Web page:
– Image by boardGOATS

26th July 2022

Blue and Pink were first to arrive and were just finishing their supper when Ivory joined them soon followed by Pine.  Ivory and Pink were keen to play Ark Nova which is longer than our usual fare and therefore needed a quick and early start.  So, when Black and Purple arrived, they grabbed Black and headed over to the other side of the room.  Everyone else conformed to more typical hesitant behaviour and were a lot slower to get going.  This wasn’t helped by Blue who was explaining how Pink had managed to find the “Only Panda Themed Village in Cornwall” and when Lemon and Orange queried it, she felt the need to find the photos to prove it.

The Lanivet Inn
– Image by boardGOATS

Eventually, the group split into two with Purple, Blue, Pine and Teal playing the “Feature Game“, the Spiel des Jahres nominee, SCOUT.  Although this has a nominal and very tenuous “circus theme”, it really is well hidden and “pasted on” to what is otherwise a relatively traditional, though clever little Rummy-esque card game with a Bohnanza-type twist—players cannot change the order of the cards in their hand.  The idea is that players have a hand of cards and on their turn takes an action:  they play a run or a meld (set of cards of the same value à la Rummy), or take a card from the active set (the previously played set).  The first of these actions is called “Show” and players can only Show the set they want to play beats the previously played set (called the Active Set).  A set wins if it has more cards or the same number, but a higher value, and a meld always beats a run.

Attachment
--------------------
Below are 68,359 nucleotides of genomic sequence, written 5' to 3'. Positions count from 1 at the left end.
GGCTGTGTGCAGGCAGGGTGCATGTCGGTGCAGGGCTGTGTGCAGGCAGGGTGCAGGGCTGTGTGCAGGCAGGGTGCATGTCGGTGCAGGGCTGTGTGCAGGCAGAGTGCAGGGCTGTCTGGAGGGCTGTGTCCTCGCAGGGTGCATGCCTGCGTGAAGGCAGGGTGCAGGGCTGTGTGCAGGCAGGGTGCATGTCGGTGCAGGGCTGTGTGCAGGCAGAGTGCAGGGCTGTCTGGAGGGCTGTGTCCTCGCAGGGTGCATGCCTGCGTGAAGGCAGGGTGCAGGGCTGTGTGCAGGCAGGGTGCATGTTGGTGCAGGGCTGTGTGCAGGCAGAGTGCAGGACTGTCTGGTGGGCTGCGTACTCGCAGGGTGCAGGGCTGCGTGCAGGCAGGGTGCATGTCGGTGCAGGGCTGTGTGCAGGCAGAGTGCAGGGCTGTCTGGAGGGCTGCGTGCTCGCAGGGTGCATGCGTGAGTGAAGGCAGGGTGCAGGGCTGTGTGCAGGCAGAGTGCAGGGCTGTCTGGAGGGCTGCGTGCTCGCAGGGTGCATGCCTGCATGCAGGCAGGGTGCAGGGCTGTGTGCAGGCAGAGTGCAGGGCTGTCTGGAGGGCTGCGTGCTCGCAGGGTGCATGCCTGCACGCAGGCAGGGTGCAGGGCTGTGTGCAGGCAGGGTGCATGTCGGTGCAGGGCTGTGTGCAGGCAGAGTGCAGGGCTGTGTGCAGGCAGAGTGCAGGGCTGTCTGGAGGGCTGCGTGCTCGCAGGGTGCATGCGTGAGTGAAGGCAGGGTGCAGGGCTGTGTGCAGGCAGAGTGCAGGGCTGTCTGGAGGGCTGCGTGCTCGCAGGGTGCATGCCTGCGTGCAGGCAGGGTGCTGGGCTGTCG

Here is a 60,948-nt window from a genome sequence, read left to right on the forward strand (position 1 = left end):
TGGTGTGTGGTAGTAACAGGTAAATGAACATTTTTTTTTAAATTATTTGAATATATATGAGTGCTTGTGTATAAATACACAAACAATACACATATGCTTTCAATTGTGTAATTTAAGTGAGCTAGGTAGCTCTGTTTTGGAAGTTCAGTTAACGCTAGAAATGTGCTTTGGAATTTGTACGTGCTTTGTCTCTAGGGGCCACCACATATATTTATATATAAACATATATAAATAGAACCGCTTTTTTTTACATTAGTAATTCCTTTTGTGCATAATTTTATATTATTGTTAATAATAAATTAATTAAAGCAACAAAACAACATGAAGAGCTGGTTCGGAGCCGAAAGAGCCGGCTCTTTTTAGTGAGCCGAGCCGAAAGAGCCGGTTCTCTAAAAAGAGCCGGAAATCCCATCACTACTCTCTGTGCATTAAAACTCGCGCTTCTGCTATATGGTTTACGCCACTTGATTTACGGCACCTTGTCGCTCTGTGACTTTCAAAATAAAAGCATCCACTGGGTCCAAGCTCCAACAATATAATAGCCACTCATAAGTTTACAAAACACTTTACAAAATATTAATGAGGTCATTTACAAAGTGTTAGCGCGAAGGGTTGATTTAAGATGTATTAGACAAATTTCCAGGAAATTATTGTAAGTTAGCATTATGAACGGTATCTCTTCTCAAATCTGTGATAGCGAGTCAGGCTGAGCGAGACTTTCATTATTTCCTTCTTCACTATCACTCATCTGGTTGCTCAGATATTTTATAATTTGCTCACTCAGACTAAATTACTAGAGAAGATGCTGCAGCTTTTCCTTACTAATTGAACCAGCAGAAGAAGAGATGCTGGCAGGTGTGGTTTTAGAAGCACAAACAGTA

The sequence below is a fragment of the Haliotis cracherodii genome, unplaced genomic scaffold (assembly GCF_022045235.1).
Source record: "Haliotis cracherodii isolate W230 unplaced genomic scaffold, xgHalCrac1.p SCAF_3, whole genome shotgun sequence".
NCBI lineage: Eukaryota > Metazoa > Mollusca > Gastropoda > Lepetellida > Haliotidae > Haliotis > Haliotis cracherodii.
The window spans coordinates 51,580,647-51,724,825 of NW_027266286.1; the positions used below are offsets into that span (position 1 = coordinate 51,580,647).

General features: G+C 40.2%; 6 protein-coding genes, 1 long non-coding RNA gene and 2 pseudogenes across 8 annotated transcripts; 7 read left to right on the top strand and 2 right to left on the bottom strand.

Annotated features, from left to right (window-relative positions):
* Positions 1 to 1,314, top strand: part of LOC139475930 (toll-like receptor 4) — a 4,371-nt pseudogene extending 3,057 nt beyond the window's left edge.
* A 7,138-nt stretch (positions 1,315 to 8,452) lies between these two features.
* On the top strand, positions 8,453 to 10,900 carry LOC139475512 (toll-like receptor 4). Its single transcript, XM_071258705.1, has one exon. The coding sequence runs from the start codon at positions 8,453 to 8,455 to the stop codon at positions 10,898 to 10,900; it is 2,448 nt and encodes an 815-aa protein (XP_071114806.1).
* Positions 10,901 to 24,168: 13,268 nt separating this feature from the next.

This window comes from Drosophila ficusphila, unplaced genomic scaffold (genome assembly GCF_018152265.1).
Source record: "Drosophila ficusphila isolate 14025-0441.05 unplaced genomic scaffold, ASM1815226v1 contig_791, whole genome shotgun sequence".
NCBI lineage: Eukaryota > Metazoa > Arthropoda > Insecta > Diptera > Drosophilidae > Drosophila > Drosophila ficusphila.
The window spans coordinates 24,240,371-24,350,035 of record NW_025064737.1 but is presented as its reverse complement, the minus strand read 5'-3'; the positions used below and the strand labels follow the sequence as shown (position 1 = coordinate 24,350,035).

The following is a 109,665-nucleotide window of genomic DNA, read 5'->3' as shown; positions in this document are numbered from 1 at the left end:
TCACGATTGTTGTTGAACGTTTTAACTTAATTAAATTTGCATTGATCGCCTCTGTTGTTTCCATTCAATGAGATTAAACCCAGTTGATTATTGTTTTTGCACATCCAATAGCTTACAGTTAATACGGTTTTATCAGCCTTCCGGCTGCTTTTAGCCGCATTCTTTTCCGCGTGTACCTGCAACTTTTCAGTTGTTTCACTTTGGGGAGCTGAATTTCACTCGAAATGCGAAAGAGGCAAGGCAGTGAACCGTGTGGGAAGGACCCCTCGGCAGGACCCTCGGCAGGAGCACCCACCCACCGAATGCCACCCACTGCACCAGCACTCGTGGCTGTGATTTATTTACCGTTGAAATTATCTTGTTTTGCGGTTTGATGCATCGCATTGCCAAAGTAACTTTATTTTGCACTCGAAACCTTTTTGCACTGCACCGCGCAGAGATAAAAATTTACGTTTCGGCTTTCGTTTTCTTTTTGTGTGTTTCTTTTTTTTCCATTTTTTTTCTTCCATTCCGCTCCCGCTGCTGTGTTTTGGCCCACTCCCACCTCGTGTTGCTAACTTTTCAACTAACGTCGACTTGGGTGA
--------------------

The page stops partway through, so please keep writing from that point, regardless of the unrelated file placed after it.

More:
SCOUT
– Image by boardGOATS

When Showing, the cards played must be consecutive in the player’s hand, so a player can, for example, take a four, five and six from the beginning, middle or end of their hand.  It must beat the current Active Set, and it then becomes the new Active Set with the old one turned face down and added to its owner’s scoring pile.  In this way, the quality of the the Active Set is ever increasing—this mechanism makes SCOUT a ladder-climbing game, of which Tichu and Haggis are probably the best known.  The problem is that of course it will become progressively difficult to play cards (especially with the consecutive constraint), so players can also use the Scout action and take a card from the Active Set, for which it’s owner gets a Scout token as a reward.

SCOUT
– Image by boardGOATS

When Scouting, players can only take a card from the end of the Active Set, ensuring that runs retain their integrity and just become shorter and maybe of lower value.  A card that has been Scouted goes into the player’s hand, anywhere they like, so they can use this to connect two cards in a run, or enhance an already existing meld for example.  The really clever part of the game is that the cards have two values, and which value they take depends on which way up the cards are.  This is clever because it adds just enough flexibility to make the game work, while not making things trivial.

SCOUT